Ghent University alumnus provides a boost

Although the first step towards treating both diseases has already been taken, the road is still a long one. Fortunately, at the start of this year, the research received help from a generous donor who preferred to remain anonymous. Years ago, he received his doctorate from Ghent University. He states: “I'm grateful for the opportunities I was given at the time. That's why I have been sponsoring interesting and promising research for a number of years.” Thanks to his financial support, the AMD Chair was established, enabling the researchers to embark on the Good Manufacturing Practices pathway. This route is necessary to assess the drug in clinical trials.

Now the alumnus has gone one step further, by setting up a private foundation that invests in spin-offs – academic ventures that commercialize technologies or innovative ideas. By doing so, he is helping to further develop promising scientific research and bring innovative products to the market.

With the foundation, he hopes to attract other investors without compromising his anonymity. “It's not my intention to make a profit from the foundation. If my investments make money, I will reinvest this into new spin-offs.”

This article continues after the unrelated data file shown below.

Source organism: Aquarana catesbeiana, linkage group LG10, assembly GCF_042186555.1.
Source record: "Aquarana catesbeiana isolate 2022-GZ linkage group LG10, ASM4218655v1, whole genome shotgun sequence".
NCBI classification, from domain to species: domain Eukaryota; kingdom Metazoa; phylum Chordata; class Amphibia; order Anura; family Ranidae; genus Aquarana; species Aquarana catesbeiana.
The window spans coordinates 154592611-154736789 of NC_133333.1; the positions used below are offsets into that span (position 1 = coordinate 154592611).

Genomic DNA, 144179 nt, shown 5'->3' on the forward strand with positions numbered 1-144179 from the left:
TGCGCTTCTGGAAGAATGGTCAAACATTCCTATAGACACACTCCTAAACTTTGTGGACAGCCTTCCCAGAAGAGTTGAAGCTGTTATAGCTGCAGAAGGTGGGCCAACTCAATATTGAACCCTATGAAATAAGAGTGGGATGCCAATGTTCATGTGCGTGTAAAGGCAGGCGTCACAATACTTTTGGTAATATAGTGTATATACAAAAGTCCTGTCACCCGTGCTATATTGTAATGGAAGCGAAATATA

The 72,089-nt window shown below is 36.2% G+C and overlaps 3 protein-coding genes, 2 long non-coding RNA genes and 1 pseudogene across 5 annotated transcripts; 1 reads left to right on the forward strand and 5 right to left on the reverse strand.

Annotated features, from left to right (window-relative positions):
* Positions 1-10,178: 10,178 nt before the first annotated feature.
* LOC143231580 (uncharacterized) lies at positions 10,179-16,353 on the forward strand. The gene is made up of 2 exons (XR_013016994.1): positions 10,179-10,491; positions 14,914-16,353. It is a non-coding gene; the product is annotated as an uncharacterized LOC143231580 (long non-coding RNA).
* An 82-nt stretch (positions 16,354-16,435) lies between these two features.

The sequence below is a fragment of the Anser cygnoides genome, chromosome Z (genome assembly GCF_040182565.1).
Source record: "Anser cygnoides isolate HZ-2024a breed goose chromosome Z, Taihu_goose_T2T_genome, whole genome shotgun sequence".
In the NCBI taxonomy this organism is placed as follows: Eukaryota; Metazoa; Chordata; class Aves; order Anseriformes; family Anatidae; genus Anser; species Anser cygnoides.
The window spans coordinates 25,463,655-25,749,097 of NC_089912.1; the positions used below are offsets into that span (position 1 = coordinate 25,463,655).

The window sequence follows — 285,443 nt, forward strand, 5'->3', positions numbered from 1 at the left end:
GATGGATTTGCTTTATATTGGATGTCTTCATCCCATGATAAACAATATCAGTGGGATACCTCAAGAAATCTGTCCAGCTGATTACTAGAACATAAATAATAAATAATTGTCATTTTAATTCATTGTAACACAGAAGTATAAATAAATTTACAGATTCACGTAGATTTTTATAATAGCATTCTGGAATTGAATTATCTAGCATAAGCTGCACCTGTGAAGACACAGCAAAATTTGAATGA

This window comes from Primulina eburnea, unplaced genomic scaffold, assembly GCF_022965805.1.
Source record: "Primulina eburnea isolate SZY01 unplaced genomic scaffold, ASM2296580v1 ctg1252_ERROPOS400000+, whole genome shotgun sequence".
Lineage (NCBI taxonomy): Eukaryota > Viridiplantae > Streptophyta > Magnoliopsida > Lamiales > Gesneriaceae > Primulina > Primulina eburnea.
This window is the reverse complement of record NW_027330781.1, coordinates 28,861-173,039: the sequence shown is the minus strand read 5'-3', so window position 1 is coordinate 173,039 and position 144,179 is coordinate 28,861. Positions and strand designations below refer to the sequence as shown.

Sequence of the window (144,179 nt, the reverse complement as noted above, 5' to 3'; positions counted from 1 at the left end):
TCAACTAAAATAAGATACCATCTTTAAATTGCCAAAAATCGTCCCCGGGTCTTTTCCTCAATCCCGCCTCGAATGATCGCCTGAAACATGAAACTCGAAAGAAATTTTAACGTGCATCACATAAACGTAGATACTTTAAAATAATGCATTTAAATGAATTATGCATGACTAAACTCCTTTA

“I'm grateful for the opportunities I was given at the time. That's why I have been sponsoring interesting and promising research for a number of years.”
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Developing eye drops

Today, the alumnus wants to set up a spin-off with his foundation to develop the eye drops, building on Joris and Elisabeth's research. The company is further developing the therapy to a stage where pharmaceutical companies would be interested. When this will be depends on the financial resources available. Due to the social relevance of this research, the investments are not only private, but also public.

“The current phase, which precedes preclinical development, requires several million euros,” explains Dr Daisy Flamez, business developer at the IOF, which is supporting the Ghent University spin-off. “Moreover, this process takes a few years. And that’s not all. Preclinical development is followed by clinical trials. Many pharmaceutical companies only come on the scene at that point.”

In the meantime, Daisy has already licensed the test to detect diabetes through fingernails to a company. Hopefully, the eye drops will be on the market within a few years, thereby rendering age- and diabetes-related blindness a thing of the past.

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Elisabeth Van Aken became a Doctor of Medical Sciences in 2001, specialising in ophthalmology. Her favourite spot at Ghent University is the Oude Bijloke, where, on warmer days, she breathes in the scent of blossoms, the lab and centuries-old sweat.

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Joris Delanghe is a Doctor of Medicine, Surgery and Obstetrics. Graduating in 1987, he specialised in clinical biology and as a Doctor in Biomedical Sciences. He admired law doctor Professor Jacques Timperman for his medical judicial practice.

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Daisy Flamez has been a Doctor of Science since 1994. Her early career was defined by the drive of VIB founder Professor Walter Fiers.